This summer was our second summer that was overflowing with activities. It’s a miracle we got the right boy to the right field at the right time with the right uniform, and the girl to the show with all the parts to the hoity-toity English show stuff. Our calender was filled to the brim with weekend-long baseball and soccer tournaments and horse shows. Some of these events required a night or two away; all of them involved a lot of waiting and hanging out in between classes or games. It left my husband and I wondering: should we get a camper?
Some friends of ours have one. A little blue vanagon. We’d grow a little green when they’d call out, “We’re going to go hang out in our camper!” while we baked in the sun in Port Townsend between games this past August. Their VW had that classic pop-up sleeping area perfect for napping. I heard there were a couple of adult beverages in the kitchenette. That thing was so stinking cute, and it seemed so stinking practical.
So, recently, we thought we’d give it a try. We rented one from a local and very cool company, Peace Vans Rental.
I picked our chosen camper up about a week ago and got the 30 minute run down of how it worked–how the key was required to open the gas cap, how the awning pulled out to basically make a front porch, how the front passenger seat swiveled around in the coolest way. I learned how to pull the table out, make the bench seat a bed and how to pop up the top to take a nap. Luckily the camper came with its own guidebook in case I forgot anything. The Peace Van lady dropped the key in my hand and, with a smile, said, “Have fun!”
We had no grand plans. There was no spot reserved at Deception Pass, nor did we plan on road tripping to Mount Rainier. A normal packed schedule of soccer games, horseback riding lessons, after school activities, and playdates lay before us. These usually-fine things were just a little more fun with our camper rental.
It turns out that my favorite things about the 1988 full Westfalia we got–named the Chilliwack–were the little things.
I loved the retro touches: The fact that the windows had to be cranked open and shut with more muscle than it takes to press the button on our regular, automatic windows. The kids howled when they tried this, grinning with delight! “It’s so hard!” “How funny!” they said to each other, taking turns in the front passenger seat when they first hopped in.
I had no idea how to work the radio, and I didn’t try very hard. Instead, I usually listened to nothing. Nothing! My boys decided they’d make their own songs up–some were funny, some were a little frightening, and some weren’t so bad at all!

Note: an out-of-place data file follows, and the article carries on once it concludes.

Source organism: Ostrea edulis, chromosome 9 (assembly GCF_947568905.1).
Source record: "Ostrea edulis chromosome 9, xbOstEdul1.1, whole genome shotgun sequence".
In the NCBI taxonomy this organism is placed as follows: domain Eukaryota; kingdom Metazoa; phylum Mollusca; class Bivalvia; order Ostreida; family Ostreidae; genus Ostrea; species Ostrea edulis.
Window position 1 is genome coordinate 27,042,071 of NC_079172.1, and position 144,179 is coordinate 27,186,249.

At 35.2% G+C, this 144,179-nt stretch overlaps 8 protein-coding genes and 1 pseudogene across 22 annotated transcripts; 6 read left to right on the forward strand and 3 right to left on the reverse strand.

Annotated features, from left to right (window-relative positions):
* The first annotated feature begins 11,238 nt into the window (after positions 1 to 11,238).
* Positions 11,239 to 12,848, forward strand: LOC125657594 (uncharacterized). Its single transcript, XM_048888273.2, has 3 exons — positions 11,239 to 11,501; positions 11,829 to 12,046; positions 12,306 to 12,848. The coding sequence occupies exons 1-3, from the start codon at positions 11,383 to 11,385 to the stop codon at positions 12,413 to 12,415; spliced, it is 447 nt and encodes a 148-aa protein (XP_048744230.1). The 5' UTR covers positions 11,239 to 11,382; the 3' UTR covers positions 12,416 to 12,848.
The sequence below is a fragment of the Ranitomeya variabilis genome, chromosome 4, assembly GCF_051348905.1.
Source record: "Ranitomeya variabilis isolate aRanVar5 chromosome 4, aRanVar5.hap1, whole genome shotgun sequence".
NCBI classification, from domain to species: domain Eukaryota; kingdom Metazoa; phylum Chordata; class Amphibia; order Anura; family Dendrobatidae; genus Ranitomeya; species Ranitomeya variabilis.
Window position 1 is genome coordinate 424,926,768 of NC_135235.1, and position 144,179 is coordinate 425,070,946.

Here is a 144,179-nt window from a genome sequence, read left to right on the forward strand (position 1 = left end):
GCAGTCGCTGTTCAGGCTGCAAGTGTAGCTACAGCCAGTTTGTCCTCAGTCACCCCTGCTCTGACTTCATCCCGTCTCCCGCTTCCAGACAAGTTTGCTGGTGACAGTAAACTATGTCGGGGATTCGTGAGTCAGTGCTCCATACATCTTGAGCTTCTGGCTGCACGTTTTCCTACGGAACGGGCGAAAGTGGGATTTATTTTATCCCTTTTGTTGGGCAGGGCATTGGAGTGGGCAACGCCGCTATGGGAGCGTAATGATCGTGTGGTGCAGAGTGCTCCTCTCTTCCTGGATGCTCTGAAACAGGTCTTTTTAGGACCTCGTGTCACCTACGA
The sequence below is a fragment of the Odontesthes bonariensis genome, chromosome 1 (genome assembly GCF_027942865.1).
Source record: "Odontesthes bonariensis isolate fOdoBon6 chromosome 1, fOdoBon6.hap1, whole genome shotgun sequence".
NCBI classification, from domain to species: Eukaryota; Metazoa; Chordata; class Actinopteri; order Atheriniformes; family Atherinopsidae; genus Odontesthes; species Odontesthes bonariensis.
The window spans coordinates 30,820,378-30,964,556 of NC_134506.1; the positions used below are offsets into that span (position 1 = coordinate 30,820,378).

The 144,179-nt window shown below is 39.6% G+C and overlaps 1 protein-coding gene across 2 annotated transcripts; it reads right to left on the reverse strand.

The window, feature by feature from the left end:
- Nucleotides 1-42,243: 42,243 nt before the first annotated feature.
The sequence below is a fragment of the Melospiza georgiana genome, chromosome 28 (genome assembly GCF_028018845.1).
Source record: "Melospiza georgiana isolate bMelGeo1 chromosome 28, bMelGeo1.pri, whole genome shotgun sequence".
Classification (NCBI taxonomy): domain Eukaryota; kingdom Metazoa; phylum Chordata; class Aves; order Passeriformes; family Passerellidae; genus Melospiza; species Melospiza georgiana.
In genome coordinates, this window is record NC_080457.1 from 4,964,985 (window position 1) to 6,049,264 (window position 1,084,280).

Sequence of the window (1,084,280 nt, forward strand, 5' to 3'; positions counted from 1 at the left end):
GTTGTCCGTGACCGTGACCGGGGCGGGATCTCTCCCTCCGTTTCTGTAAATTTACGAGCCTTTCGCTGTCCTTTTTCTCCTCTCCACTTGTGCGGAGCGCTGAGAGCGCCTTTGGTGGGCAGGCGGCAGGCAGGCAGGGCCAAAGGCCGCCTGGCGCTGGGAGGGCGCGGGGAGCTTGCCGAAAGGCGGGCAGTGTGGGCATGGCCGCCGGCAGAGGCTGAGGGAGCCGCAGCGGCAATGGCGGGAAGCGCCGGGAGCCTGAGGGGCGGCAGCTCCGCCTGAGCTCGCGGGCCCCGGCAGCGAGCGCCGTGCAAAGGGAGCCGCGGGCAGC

I loved the archaic heating/cooling system. There were no dials, just a bunch of levers that you push to the left for cool and the right for heat. It was so far from the exact temperature of our modern SUVs. Instead, we were living in an “ISH” state–we aimed for warm-ish or cool-ish. Nothing spot-on, just ballpark temperatures which required patience, trial-and-error, and a little humor.
But my favorite part about it was what the Peace Vans Rental lady warned me about with a knowing smile: the Chilliwack doesn’t go very fast. It could get up to 55 or 60 mph on the highway, but if there were hills, well, all bets were off. As I putt-putted back north on I-5 that first day, and on highways to and from my children’s sporting events in later days, I felt relief. I was surprised to feel relieved that I couldn’t go very fast, that it was best if I just stayed with the slow folks on the right and went my own pace, not paying attention to the speed of anyone else. I felt an undeniable spark of joy in just doing my own thing, going my own speed, in my borrowed camper.
I returned the Chilliwack this morning. I traded the VW keys back for my modern SUV keys with its safer seatbelts and captain’s chairs that separate my boys a little more than a bench seat can. But as I dropped the key back in the Peace Vans Rental lady’s hand, I made a little promise to myself to remember what it felt like to putt-putt along, listening only to the motor, that a little muscle can make things happen, sometimes “enoughISH” is enough, and that going my own speed is what I should be doing from now on.